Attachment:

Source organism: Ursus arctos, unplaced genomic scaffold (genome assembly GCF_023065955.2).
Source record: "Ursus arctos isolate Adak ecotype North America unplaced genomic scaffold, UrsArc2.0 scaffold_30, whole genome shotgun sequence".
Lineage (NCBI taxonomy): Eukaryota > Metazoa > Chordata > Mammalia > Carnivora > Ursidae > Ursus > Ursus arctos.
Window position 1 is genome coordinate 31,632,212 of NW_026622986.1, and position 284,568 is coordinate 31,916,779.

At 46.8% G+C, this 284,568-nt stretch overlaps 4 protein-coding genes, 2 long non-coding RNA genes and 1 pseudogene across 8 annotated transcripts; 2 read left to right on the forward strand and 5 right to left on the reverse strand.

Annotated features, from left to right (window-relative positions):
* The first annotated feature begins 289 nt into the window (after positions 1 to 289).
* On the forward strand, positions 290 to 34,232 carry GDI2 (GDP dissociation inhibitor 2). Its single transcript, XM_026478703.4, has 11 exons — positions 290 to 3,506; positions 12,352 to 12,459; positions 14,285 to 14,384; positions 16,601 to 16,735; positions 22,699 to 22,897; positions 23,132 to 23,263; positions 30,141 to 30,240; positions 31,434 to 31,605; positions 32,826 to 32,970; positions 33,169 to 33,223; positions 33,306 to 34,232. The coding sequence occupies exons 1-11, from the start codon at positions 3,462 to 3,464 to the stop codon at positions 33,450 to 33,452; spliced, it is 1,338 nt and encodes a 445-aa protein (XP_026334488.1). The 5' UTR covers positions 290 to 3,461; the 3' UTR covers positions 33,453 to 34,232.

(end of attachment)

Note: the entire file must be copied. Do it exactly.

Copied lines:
Source organism: Ursus arctos, unplaced genomic scaffold (genome assembly GCF_023065955.2).
Source record: "Ursus arctos isolate Adak ecotype North America unplaced genomic scaffold, UrsArc2.0 scaffold_30, whole genome shotgun sequence".
Lineage (NCBI taxonomy): Eukaryota > Metazoa > Chordata > Mammalia > Carnivora > Ursidae > Ursus > Ursus arctos.
Window position 1 is genome coordinate 31,632,212 of NW_026622986.1, and position 284,568 is coordinate 31,916,779.

At 46.8% G+C, this 284,568-nt stretch overlaps 4 protein-coding genes, 2 long non-coding RNA genes and 1 pseudogene across 8 annotated transcripts; 2 read left to right on the forward strand and 5 right to left on the reverse strand.

Annotated features, from left to right (window-relative positions):
* The first annotated feature begins 289 nt into the window (after positions 1 to 289).
* On the forward strand, positions 290 to 34,232 carry GDI2 (GDP dissociation inhibitor 2). Its single transcript, XM_026478703.4, has 11 exons — positions 290 to 3,506; positions 12,352 to 12,459; positions 14,285 to 14,384; positions 16,601 to 16,735; positions 22,699 to 22,897; positions 23,132 to 23,263; positions 30,141 to 30,240; positions 31,434 to 31,605; positions 32,826 to 32,970; positions 33,169 to 33,223; positions 33,306 to 34,232. The coding sequence occupies exons 1-11, from the start codon at positions 3,462 to 3,464 to the stop codon at positions 33,450 to 33,452; spliced, it is 1,338 nt and encodes a 445-aa protein (XP_026334488.1). The 5' UTR covers positions 290 to 3,461; the 3' UTR covers positions 33,453 to 34,232.